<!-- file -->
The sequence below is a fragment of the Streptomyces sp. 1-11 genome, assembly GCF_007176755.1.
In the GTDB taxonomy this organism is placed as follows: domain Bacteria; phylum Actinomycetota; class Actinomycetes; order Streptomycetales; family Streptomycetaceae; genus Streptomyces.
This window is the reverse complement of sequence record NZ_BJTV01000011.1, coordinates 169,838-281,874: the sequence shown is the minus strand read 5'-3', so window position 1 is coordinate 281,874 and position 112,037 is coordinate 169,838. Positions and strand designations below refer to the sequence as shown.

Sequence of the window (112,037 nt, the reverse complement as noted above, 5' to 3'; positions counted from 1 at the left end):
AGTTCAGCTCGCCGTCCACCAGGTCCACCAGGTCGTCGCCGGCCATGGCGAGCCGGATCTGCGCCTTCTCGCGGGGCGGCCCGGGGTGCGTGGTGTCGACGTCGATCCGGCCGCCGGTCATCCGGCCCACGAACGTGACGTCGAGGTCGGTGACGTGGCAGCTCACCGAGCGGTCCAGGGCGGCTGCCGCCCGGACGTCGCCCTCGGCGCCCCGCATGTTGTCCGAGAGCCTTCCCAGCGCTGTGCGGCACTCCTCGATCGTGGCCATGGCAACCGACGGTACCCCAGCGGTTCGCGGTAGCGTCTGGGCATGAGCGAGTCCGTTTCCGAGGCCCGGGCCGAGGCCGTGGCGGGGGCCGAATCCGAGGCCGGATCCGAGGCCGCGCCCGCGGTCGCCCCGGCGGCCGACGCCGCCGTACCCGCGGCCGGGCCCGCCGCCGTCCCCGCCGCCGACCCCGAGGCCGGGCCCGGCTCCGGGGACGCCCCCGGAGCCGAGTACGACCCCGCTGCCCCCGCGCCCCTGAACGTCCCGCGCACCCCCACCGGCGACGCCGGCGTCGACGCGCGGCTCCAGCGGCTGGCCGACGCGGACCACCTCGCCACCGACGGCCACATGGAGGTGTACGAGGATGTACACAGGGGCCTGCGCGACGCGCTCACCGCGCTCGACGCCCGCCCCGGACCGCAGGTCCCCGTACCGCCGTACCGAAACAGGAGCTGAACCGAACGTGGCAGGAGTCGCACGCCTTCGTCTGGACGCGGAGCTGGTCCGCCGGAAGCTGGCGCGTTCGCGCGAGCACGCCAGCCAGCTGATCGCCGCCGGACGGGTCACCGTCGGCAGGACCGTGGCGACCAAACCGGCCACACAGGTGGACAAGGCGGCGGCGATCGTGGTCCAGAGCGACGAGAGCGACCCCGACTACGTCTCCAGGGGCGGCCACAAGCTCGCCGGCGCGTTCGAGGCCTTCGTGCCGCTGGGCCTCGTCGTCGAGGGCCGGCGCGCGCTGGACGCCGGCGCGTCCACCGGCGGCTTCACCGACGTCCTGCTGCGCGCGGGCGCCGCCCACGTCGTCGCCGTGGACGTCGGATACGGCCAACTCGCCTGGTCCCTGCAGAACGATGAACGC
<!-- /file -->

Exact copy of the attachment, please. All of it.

The sequence below is a fragment of the Streptomyces sp. 1-11 genome, assembly GCF_007176755.1.
In the GTDB taxonomy this organism is placed as follows: domain Bacteria; phylum Actinomycetota; class Actinomycetes; order Streptomycetales; family Streptomycetaceae; genus Streptomyces.
This window is the reverse complement of sequence record NZ_BJTV01000011.1, coordinates 169,838-281,874: the sequence shown is the minus strand read 5'-3', so window position 1 is coordinate 281,874 and position 112,037 is coordinate 169,838. Positions and strand designations below refer to the sequence as shown.

Sequence of the window (112,037 nt, the reverse complement as noted above, 5' to 3'; positions counted from 1 at the left end):
AGTTCAGCTCGCCGTCCACCAGGTCCACCAGGTCGTCGCCGGCCATGGCGAGCCGGATCTGCGCCTTCTCGCGGGGCGGCCCGGGGTGCGTGGTGTCGACGTCGATCCGGCCGCCGGTCATCCGGCCCACGAACGTGACGTCGAGGTCGGTGACGTGGCAGCTCACCGAGCGGTCCAGGGCGGCTGCCGCCCGGACGTCGCCCTCGGCGCCCCGCATGTTGTCCGAGAGCCTTCCCAGCGCTGTGCGGCACTCCTCGATCGTGGCCATGGCAACCGACGGTACCCCAGCGGTTCGCGGTAGCGTCTGGGCATGAGCGAGTCCGTTTCCGAGGCCCGGGCCGAGGCCGTGGCGGGGGCCGAATCCGAGGCCGGATCCGAGGCCGCGCCCGCGGTCGCCCCGGCGGCCGACGCCGCCGTACCCGCGGCCGGGCCCGCCGCCGTCCCCGCCGCCGACCCCGAGGCCGGGCCCGGCTCCGGGGACGCCCCCGGAGCCGAGTACGACCCCGCTGCCCCCGCGCCCCTGAACGTCCCGCGCACCCCCACCGGCGACGCCGGCGTCGACGCGCGGCTCCAGCGGCTGGCCGACGCGGACCACCTCGCCACCGACGGCCACATGGAGGTGTACGAGGATGTACACAGGGGCCTGCGCGACGCGCTCACCGCGCTCGACGCCCGCCCCGGACCGCAGGTCCCCGTACCGCCGTACCGAAACAGGAGCTGAACCGAACGTGGCAGGAGTCGCACGCCTTCGTCTGGACGCGGAGCTGGTCCGCCGGAAGCTGGCGCGTTCGCGCGAGCACGCCAGCCAGCTGATCGCCGCCGGACGGGTCACCGTCGGCAGGACCGTGGCGACCAAACCGGCCACACAGGTGGACAAGGCGGCGGCGATCGTGGTCCAGAGCGACGAGAGCGACCCCGACTACGTCTCCAGGGGCGGCCACAAGCTCGCCGGCGCGTTCGAGGCCTTCGTGCCGCTGGGCCTCGTCGTCGAGGGCCGGCGCGCGCTGGACGCCGGCGCGTCCACCGGCGGCTTCACCGACGTCCTGCTGCGCGCGGGCGCCGCCCACGTCGTCGCCGTGGACGTCGGATACGGCCAACTCGCCTGGTCCCTGCAGAACGATGAACGC